Spiral galaxies are the most common and well-studied type of galaxies in the Universe. In spite of this, the origin of their most spectacular feature, the spiral arms, is not yet fully understood. Among many theories, it has been proposed that grand-design, double spiral arms can be created by tidal interactions with nearby objects, for example dwarf galaxies.
Marcin Semczuk and collaborators from the Nicolaus Copernicus Astronomical Center in Warsaw investigated another possibility: whether spiral arms in a Milky Way-like galaxy could be induced by tidal interactions with a galaxy cluster. They performed N-body simulations tracing the evolution of a galaxy orbiting a dark matter halo with properties similar to Virgo, a nearby galaxy cluster. A clear, two-armed spiral structure appeared in the galactic disk during the pericenter passage and then it wound up and dissolved. The new generations of spiral arms were created repeatedly during the next orbital periods. The authors were able to identify at least nine galaxies in the Virgo cluster very similar to those simulated, for which there is no evidence of an interaction with a smaller body. The upper row of the figure shows the images of three out of these nine galaxies from the Sloan Digital Sky Survey. In the lower row there are images of the morphological analogues of these galaxies simulated by the astrophysicists from the Copernicus Center.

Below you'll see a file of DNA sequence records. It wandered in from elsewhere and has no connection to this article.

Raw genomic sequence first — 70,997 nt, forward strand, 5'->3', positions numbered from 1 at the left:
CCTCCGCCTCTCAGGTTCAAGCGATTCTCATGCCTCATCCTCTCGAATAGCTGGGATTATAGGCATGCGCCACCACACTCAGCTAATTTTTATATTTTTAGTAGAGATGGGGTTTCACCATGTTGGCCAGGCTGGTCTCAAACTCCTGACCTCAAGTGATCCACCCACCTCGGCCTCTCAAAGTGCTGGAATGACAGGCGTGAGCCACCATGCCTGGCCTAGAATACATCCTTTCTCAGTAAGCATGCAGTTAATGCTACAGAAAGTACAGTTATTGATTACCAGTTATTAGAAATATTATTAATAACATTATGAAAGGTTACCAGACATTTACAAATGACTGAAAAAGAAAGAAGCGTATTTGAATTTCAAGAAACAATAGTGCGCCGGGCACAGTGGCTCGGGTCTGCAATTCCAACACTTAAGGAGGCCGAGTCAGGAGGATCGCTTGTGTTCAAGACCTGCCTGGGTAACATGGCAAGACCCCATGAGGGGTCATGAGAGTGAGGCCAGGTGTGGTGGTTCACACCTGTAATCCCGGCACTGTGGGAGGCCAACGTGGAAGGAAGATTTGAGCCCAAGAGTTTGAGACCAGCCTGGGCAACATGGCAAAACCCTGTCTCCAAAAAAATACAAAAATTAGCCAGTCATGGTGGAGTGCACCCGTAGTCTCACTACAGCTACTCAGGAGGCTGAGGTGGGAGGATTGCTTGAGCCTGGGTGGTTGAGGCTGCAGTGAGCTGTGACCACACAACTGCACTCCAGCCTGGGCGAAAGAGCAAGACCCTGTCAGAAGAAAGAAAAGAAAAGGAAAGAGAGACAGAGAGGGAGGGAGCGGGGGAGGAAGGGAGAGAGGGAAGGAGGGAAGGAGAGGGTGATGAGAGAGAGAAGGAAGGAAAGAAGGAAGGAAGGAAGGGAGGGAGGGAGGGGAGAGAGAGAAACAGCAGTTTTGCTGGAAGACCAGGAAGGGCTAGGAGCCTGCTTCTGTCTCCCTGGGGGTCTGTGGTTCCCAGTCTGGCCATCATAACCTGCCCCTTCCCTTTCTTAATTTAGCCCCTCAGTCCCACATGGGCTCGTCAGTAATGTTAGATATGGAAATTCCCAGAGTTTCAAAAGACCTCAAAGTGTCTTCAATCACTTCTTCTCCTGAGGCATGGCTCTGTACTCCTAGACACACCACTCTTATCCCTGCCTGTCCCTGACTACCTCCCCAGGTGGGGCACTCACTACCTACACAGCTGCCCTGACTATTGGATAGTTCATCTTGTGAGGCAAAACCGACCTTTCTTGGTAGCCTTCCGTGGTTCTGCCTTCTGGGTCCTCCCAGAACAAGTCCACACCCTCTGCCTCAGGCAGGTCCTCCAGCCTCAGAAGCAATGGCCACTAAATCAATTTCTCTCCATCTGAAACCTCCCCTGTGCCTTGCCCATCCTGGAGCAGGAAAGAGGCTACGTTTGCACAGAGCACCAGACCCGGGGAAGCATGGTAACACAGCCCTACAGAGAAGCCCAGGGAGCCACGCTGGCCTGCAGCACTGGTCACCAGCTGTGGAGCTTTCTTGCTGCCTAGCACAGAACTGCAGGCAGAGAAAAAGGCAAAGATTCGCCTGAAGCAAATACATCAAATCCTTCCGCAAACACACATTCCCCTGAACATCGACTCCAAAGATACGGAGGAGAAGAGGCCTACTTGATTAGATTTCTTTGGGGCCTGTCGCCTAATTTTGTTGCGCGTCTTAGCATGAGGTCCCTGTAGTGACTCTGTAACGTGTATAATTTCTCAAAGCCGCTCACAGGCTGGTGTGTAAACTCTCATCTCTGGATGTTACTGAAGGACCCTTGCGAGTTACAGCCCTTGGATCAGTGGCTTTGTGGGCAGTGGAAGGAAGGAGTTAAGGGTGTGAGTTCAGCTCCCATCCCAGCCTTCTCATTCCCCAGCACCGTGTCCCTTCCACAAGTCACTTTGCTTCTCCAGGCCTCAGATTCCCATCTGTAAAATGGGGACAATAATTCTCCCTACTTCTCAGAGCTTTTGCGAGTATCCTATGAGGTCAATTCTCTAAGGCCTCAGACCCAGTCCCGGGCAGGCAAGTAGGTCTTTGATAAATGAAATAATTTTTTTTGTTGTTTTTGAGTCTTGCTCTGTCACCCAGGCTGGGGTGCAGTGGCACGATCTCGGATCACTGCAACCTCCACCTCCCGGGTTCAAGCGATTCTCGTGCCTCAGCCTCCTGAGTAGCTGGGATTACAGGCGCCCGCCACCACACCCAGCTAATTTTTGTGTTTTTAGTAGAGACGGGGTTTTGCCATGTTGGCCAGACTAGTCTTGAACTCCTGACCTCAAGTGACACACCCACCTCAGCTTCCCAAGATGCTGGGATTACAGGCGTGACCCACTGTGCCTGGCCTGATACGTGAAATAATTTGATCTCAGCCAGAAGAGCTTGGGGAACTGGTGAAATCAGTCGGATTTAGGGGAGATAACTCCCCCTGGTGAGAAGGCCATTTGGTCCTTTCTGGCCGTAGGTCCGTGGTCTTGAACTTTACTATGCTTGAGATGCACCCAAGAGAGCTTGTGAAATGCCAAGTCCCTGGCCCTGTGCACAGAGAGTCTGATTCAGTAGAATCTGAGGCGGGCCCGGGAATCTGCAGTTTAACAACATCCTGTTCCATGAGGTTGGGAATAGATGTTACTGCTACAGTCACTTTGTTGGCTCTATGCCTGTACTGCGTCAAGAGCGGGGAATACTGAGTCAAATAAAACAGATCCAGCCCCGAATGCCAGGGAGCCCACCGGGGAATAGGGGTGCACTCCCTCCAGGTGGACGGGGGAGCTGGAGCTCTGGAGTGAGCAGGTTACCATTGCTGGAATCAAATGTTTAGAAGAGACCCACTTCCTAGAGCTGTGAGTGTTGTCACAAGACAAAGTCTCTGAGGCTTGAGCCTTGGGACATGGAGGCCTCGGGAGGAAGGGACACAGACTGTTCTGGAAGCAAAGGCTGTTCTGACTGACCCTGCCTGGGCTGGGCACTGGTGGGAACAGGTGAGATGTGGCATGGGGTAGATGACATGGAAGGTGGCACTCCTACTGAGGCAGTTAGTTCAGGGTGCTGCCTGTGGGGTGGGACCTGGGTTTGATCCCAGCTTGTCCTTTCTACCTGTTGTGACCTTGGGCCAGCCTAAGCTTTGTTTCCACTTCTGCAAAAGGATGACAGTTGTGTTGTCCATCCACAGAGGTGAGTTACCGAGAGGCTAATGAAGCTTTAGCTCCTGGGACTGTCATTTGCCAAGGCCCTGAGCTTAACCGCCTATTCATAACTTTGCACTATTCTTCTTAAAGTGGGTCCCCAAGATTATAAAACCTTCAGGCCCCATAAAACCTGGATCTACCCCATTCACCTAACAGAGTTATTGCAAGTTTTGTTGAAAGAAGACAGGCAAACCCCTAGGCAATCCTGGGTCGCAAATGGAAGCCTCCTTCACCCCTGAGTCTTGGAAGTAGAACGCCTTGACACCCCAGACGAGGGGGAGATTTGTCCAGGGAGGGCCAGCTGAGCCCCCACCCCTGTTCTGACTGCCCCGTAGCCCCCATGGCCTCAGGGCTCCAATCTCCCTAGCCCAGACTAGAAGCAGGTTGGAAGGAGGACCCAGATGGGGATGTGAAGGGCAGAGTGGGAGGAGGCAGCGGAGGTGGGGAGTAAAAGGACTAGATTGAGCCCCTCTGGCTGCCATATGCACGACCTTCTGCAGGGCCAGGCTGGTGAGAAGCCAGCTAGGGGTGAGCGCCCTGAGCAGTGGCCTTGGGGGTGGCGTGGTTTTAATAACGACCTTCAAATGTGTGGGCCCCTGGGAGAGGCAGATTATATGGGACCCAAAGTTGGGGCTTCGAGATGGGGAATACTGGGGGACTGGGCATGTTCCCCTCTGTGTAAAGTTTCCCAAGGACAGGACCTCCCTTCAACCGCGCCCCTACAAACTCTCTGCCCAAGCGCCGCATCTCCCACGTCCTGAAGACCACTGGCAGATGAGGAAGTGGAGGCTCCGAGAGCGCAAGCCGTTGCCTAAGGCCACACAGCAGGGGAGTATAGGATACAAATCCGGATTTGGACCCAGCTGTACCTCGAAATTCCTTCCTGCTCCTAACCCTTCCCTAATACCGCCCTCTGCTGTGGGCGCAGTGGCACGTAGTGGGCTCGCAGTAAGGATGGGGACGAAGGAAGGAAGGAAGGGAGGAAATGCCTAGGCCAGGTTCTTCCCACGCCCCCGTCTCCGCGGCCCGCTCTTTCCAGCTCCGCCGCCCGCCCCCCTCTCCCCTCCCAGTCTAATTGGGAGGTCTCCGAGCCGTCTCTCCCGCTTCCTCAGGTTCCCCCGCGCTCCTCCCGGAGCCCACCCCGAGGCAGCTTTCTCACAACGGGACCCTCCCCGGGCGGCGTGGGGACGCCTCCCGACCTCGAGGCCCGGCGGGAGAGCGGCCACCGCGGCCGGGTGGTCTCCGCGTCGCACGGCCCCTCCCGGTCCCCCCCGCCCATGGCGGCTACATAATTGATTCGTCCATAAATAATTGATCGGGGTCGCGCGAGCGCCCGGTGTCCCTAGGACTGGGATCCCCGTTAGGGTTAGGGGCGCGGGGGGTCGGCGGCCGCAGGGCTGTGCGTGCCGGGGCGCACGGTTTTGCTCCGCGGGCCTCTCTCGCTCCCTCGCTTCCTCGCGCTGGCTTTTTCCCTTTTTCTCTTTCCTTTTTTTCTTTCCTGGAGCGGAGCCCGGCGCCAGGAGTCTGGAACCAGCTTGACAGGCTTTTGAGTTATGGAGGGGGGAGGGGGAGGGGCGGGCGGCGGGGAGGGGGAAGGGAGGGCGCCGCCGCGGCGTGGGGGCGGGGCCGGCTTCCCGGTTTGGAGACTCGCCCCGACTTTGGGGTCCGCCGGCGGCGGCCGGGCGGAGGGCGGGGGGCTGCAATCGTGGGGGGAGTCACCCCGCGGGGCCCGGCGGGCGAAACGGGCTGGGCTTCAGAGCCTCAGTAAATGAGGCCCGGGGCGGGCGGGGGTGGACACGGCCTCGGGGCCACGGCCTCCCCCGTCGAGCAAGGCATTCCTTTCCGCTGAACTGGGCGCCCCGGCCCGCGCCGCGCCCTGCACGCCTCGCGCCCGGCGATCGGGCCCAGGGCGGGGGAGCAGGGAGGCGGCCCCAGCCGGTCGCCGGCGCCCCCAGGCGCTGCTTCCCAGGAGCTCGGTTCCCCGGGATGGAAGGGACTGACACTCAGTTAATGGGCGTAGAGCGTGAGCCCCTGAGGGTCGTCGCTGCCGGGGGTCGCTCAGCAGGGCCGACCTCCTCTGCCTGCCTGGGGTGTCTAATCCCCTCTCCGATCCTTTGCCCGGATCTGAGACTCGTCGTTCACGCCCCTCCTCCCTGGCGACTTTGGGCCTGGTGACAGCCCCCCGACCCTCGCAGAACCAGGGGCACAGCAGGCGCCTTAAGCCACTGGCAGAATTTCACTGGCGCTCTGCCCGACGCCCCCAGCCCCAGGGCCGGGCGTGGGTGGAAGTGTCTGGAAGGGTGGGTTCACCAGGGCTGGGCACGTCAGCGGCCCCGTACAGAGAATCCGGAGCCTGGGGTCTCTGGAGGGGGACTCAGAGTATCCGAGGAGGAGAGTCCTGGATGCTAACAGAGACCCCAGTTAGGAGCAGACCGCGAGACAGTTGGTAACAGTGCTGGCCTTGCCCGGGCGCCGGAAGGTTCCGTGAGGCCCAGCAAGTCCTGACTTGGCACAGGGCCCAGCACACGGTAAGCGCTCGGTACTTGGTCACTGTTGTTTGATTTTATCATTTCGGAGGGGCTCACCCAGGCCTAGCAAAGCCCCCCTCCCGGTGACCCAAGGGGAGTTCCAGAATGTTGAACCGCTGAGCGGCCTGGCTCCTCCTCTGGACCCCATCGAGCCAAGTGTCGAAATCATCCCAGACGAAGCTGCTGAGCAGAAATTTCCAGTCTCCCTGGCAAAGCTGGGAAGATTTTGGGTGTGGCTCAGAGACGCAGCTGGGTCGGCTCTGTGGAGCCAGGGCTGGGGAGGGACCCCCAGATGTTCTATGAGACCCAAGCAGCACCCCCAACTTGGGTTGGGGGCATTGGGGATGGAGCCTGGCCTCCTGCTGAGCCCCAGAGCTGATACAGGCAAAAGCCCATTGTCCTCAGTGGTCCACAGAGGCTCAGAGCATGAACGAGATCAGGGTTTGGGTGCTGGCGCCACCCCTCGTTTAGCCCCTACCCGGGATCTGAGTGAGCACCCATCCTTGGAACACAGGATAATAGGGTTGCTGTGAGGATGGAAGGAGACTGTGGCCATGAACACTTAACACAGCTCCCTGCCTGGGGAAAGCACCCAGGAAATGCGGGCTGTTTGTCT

The results were obtained as part of the project “Dynamics and morphology of interacting galaxies” funded by the National Science Centre within the Maestro program. The article "Tidal Origin of Spiral Arms in Galaxies Orbiting a Cluster", by Marcin Semczuk, Ewa L. Łokas and Andrés del Pino, describing these findings has been recently published in The Astrophysical Journal and is also available from the website.
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